The young Rev Spong's first appointment was at the prestigious Duke University. There he discovered his peerless contempt for fundamentalist Christianity. "The thing that marked those years was the number of former fundamentalists who crashed into that university and couldn't maintain their primitive childlike faith there. They were looking for a way to believe in a God that didn't compromise what they were learning at a great modern university."

This led Spong to believe that the age-old language of faith was irrelevant to modern people. The reconciliation of Christianity with modern rationality became his life-long project.But before he could develop his insight, he was posted to a traditional parish church. White America was seething as the civil rights movement gained pace and Spong firmly allied himself with desegregation, ministering to an all-black church. The Ku Klux Klan burned crosses in his yard and declared him public enemy number one. It wouldn't be the last time Spong suffered physical threats or vilification. From then on his outspoken views on every controverted topic from women's ordination to the divinity of Christ appeared in the public forum. A former editor and sportscaster, he became adept at using the media to propound his radical causes.

Spong's incendiary attacks on the literal reading of the Bible set him on collision

course with fundamentalist Christians. At the same time his loud support of women's ordination angered conservatives in his own church. In 1976, he became the Bishop of Newark, despite nationwide protests.

He then began to receive death threats couched in Biblical quotations. He collected 16 in all. "It's fascinating how people can

convince themselves that killing is OK because they are doing God's work," he reflects, with striking equanimity. "If anyone wants to kill me it's very easy. Someone could wire my car if they wanted to. When my time comes, I am ready."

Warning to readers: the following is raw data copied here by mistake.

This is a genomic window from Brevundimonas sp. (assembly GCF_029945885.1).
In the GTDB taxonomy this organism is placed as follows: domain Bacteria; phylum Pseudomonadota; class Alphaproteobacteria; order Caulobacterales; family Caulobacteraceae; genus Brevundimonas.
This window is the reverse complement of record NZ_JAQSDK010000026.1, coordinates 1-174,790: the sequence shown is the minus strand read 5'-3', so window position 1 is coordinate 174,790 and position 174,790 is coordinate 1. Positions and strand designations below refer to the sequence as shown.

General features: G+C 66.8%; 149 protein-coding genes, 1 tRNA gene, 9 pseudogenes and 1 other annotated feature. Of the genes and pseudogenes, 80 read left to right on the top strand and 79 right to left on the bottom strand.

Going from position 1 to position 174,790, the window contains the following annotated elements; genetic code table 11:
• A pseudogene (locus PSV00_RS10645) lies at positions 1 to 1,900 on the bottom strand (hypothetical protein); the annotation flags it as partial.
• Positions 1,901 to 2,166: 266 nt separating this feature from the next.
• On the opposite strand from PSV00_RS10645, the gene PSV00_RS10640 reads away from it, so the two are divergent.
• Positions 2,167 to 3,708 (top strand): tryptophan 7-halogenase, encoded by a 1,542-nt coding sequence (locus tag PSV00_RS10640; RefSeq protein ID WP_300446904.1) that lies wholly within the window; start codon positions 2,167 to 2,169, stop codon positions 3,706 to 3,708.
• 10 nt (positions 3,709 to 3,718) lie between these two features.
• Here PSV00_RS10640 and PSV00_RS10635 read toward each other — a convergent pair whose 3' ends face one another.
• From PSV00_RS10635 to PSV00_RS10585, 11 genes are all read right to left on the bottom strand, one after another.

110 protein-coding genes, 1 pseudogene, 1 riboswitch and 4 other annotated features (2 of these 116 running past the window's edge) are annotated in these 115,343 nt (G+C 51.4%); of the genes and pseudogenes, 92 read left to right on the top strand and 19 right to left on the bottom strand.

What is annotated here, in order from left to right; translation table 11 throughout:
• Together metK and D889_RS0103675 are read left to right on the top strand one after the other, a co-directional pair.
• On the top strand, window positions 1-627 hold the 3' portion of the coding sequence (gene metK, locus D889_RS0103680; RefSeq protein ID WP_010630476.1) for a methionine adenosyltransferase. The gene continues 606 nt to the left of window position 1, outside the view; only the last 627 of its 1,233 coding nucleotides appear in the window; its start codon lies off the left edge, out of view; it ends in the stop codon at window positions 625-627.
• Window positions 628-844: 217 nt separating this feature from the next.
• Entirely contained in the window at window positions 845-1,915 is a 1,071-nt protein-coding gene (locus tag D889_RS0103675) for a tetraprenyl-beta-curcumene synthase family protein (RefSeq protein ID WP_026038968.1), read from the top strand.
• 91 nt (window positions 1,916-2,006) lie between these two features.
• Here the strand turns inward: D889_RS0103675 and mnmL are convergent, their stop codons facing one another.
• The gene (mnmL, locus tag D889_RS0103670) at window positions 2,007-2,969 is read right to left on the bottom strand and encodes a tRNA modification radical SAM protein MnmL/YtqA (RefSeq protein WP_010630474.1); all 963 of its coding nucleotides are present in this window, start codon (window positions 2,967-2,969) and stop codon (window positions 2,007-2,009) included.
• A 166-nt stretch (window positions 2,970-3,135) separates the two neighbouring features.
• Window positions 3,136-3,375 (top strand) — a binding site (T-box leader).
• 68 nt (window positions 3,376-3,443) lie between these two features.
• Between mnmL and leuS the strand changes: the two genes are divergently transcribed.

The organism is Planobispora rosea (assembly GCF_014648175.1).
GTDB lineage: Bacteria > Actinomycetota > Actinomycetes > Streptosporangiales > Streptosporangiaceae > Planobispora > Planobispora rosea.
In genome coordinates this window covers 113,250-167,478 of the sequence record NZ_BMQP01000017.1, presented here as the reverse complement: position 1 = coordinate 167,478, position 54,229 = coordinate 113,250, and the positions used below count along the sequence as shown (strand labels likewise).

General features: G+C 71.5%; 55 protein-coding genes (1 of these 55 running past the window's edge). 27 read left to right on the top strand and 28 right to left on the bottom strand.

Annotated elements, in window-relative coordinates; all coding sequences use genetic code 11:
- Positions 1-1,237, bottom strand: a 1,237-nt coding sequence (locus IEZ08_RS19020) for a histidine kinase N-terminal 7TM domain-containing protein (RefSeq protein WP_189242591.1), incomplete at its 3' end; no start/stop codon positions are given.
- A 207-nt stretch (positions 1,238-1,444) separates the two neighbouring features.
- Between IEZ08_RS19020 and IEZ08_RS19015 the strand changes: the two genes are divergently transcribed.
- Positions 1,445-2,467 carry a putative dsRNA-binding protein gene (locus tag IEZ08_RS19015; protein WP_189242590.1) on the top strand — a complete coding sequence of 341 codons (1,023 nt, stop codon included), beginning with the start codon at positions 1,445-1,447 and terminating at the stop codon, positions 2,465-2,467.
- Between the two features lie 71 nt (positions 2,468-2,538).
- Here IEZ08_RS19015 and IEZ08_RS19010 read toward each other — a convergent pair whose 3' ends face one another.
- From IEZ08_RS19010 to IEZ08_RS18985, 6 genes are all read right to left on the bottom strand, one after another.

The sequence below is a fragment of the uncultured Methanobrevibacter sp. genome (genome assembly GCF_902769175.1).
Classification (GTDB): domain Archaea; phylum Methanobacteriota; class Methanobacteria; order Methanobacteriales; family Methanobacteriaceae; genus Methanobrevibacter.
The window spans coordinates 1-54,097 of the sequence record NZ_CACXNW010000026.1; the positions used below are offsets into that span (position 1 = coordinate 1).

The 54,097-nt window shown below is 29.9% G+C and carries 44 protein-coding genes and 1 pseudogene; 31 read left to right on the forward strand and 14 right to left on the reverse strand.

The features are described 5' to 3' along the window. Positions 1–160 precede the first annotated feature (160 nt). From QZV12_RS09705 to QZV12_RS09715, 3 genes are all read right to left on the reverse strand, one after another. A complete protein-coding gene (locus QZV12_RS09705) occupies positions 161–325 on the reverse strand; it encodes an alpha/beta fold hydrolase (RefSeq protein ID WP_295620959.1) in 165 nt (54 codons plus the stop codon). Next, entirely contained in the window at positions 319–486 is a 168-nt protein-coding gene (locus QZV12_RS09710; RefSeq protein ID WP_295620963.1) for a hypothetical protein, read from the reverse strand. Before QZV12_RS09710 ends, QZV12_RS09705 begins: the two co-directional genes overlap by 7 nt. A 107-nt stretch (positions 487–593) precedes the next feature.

This willingness to lay down his life for a cause is the essence of Spong's Christianity. "I see the Christian faith as calling me to such a fullness of my humanity that I would be willing to give away my life for another person," he explains. Controversy is simply a by-product of his passionate pursuit of truth: "I don't do it to be controversial. I do it because I think it's right."

His crusading personality will be on full display this Saturday at the Lambeth Conference. The bishops of the entire Anglican Communion are gathering for a month to discuss, among many other issues, the question of homosexuality.

Bishop Spong will lead the Anglican minority in favour of ordaining practising homosexuals. In 1989, he became the first Anglican bishop to ordain an openly gay man. The priest died, tragically, just two years later. "That's the price you pay for breaking new ground," Spong comments with shocking impassivity. You have to be prepared to sacrifice your life for progress, is his uncompromising message.

SPONG is convinced that homosexuality is "a given and not a chosen" and therefore that the Church is denying homosexual people their humanity. "I'm embarrassed that the Lambeth Conference is going to spend a lot of time heaping abuse upon homosexual people," he says caustically.

He warns that if the Conference condemns homosexuality he will produce a "minority report" in protest. He says 91 bishops from Scotland and the US will support him.

Whatever happens, Bishop Spong is guaranteed to add to his bundle of press cuttings and amplify his message that Christianity must reform or die.